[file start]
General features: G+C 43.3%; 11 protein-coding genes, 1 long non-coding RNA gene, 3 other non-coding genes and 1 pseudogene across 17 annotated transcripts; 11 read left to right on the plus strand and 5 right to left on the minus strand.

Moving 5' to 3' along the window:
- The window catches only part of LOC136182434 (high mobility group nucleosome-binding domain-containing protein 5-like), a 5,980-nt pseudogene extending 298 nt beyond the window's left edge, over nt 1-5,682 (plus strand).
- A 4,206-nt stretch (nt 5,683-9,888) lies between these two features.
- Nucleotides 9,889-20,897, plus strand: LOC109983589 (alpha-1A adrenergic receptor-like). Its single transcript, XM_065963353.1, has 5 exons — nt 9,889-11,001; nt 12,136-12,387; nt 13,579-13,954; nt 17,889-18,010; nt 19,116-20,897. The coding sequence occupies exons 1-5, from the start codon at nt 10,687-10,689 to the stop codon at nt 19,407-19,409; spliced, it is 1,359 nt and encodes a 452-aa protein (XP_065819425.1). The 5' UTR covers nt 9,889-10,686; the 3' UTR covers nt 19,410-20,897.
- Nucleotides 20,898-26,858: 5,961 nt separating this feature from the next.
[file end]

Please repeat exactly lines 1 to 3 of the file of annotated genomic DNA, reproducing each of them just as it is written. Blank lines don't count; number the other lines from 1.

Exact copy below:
General features: G+C 43.3%; 11 protein-coding genes, 1 long non-coding RNA gene, 3 other non-coding genes and 1 pseudogene across 17 annotated transcripts; 11 read left to right on the plus strand and 5 right to left on the minus strand.

Moving 5' to 3' along the window:
- The window catches only part of LOC136182434 (high mobility group nucleosome-binding domain-containing protein 5-like), a 5,980-nt pseudogene extending 298 nt beyond the window's left edge, over nt 1-5,682 (plus strand).